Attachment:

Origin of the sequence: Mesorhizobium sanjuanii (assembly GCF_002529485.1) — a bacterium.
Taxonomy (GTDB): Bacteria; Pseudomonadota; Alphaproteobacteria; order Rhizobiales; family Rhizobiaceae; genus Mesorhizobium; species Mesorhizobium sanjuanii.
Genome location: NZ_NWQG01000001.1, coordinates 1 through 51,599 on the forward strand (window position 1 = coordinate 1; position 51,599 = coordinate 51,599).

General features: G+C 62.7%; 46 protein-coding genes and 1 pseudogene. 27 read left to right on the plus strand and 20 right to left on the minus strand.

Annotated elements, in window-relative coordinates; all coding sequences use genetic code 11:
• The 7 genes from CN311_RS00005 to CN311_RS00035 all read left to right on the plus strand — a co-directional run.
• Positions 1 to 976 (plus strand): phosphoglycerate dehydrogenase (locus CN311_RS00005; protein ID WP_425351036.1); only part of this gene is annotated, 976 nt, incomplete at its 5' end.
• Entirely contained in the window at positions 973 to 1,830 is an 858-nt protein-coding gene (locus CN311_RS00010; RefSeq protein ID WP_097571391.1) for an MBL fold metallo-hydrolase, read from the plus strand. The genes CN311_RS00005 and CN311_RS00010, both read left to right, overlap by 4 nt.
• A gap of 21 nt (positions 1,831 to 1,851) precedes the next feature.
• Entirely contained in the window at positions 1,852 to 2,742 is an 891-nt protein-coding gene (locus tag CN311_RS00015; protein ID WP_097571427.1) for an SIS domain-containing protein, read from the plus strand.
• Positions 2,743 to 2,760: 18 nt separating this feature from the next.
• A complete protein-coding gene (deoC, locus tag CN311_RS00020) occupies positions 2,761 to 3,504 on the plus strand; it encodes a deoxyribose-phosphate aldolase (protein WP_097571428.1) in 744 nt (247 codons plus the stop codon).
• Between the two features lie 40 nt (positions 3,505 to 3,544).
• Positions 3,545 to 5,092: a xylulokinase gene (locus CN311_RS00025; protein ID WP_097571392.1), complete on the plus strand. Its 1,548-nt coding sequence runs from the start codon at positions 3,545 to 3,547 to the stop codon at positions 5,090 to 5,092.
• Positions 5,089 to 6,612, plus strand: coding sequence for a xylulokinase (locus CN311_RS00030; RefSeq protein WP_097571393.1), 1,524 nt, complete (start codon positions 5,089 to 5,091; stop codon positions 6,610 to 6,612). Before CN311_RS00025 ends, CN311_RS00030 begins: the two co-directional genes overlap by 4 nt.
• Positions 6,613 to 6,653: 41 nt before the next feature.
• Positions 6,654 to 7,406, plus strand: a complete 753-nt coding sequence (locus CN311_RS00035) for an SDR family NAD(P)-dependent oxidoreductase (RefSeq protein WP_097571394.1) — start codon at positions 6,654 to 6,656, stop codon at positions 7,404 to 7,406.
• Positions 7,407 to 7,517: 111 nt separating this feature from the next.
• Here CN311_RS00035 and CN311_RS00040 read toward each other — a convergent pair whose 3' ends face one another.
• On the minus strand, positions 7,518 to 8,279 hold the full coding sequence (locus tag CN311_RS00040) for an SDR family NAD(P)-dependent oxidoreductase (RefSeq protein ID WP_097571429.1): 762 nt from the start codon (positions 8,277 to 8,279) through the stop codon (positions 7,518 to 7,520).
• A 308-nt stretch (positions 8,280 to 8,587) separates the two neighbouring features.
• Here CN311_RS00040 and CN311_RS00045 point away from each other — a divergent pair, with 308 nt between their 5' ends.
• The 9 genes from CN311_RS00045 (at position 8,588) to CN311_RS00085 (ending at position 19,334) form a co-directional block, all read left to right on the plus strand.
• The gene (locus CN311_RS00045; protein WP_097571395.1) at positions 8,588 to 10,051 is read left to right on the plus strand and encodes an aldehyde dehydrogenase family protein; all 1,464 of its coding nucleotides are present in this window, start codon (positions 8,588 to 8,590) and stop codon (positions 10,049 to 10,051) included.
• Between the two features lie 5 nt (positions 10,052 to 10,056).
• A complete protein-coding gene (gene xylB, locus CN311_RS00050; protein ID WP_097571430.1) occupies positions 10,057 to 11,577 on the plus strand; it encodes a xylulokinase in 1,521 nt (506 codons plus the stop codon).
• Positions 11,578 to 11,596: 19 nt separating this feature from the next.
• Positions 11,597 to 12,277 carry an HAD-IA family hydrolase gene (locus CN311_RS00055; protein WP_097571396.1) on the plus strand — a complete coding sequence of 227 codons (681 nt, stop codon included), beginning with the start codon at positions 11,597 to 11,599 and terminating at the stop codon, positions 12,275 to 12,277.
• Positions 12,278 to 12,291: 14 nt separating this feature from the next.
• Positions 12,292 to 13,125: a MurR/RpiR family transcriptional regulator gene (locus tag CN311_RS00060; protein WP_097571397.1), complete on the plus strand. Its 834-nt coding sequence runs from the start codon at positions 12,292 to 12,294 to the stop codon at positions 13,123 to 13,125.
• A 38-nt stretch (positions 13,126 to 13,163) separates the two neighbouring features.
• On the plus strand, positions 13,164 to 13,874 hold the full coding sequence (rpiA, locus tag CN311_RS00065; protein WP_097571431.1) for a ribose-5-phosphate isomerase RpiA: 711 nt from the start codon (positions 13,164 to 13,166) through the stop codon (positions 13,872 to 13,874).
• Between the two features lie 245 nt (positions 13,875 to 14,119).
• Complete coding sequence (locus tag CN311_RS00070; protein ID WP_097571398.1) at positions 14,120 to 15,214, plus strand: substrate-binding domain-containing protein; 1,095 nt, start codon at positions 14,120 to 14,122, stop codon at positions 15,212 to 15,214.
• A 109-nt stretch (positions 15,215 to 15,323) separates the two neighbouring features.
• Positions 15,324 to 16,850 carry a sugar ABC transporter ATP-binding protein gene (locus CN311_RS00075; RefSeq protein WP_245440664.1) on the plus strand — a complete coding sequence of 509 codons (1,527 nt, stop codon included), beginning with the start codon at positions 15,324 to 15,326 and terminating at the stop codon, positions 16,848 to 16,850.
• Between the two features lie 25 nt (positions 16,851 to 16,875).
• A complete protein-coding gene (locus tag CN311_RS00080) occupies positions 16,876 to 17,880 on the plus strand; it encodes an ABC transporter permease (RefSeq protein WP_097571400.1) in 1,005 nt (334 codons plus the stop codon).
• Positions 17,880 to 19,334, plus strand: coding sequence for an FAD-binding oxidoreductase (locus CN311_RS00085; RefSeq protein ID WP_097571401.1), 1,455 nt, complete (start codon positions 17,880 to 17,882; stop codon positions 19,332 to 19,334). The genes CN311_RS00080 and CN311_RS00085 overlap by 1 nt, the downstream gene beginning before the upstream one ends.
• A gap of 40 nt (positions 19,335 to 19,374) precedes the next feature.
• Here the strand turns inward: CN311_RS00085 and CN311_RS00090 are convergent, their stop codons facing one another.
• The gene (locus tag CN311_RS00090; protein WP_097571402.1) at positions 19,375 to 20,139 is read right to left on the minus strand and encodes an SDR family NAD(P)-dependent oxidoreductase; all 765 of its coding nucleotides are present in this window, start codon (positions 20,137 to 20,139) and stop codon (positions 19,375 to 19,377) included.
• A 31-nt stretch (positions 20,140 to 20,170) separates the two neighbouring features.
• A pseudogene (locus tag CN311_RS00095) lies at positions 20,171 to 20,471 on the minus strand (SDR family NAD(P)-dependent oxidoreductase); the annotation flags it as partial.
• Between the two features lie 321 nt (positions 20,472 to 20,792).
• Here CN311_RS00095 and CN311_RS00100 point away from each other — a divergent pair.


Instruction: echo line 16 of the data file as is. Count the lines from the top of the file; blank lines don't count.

• Positions 6,613 to 6,653: 41 nt before the next feature.